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'Brazil With Michael Palin'
(Michael Palin / DVD / NR / (2012) 2014 / BBC Video)

Overview: Michael Palin travels around Brazil, from Amazonia to Rio, from the North East to the Deep South, to find out what makes this vast country tick.

DVD Verdict: Let's be perfectly honest here, 'Brazil With Michael Palin' might well have come out in time to match the World Cup 2014 fever ... BUT it was actually filmed way back in 2012. But that doesn't mean that this BBC mini-series is not informative or required listening / viewing, far from it.

Funnily enough, back in 2012 “the Palin effect” would have referred to the nauseous feeling that comes with recalling how, six years ago, one Sarah Palin came close to controlling America’s nuclear arsenal! Before 2008, though, the phrase had a more positive meaning, used by travel agents to describe the palpable tourism boost that Michael Palin’s hugely popular TV travelogues occasionally gave far-flung destinations.

There was no doubt his great mini-series, 'Brazil with Michael Palin' – his first for five years (from original air date in the UK) – saw a fresh surge of holidaymakers descending upon Rio de Janeiro at that time either. With the eyes of the world turning to Brazil ahead of the 2014 World Cup and 2016 Olympics, there couldn’t be a better time for a reminder of just how little most of us know about this vast country – beyond football, Carnival and the Amazon.

Even Palin, “the man who’s been everywhere”, had to admit he’d never been before, despite Brazil being the world’s fifth biggest nation and an emerging economic superpower.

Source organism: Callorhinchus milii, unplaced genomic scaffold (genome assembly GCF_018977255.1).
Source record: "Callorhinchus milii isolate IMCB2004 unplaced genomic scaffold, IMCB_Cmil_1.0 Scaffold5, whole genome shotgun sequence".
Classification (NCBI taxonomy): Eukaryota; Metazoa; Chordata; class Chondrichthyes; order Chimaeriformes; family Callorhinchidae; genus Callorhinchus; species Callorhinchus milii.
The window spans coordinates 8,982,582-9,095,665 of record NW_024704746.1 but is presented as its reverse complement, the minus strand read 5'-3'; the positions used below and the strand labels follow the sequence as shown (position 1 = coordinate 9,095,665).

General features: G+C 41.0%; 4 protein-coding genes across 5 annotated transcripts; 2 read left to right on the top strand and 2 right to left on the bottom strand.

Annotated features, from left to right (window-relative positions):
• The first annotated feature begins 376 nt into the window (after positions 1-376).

Palin plunges straight into the coastal cities of São Luís, Recife and Salvador, where Brazil’s modern, surprisingly Afro-centric urban culture could be highlighted and explored. Taking a ferry to the crumbling former slave port of Alcântara, he explains how, of the 11 million Africans enslaved between the 16th and 19th centuries, more than a third were shipped to Brazil to work on plantations.

They greatly outnumbered the indigenous population and the relatively few ruling Portuguese; today, in some cities, 80 per cent of the population are descended from slaves.

From this “improbable mix”, Palin tells us, were created the essential characteristics of Brazilian life. The love of music, food and festivity; the way of doing things with an Afro-European twist, be it the local candomblé religion’s colourful fusion of animism and Christianity, or the homegrown martial art capoeira, which on this evidence looked to be mostly dance.

As TV adventurers go, Palin’s appeal has always been his gentle, amiable presence – a slightly diffident everyman, in whose shoes even the mildest armchair travelers could imagine themselves. Now 70 years-old, the amusing asides are less in evidence and the relentless vivacity of the Brazilians seemed to wear him down at times.

Even so, this was a hugely enjoyable introduction to a country that looks all too capable of overwhelming the unsuspecting visitor with its unstoppable zest for life. And whether consulting a rune-reader regarding England’s World Cup prospects (yup, see how that turns out in both the video AND in real life!), enjoying a raucous Bumba-meu-boi (folk theater) ceremony, striding out across the shifting dunes and lagoons of the Lençóis Maranhenses National Park, or simply enjoying the abundant attentions of a boisterous lady chef in Salvador, Palin remained, as ever, a calm and exceptionally charming guide. This is a Widescreen Presentation (1.78:1) enhanced for 16x9 TVs.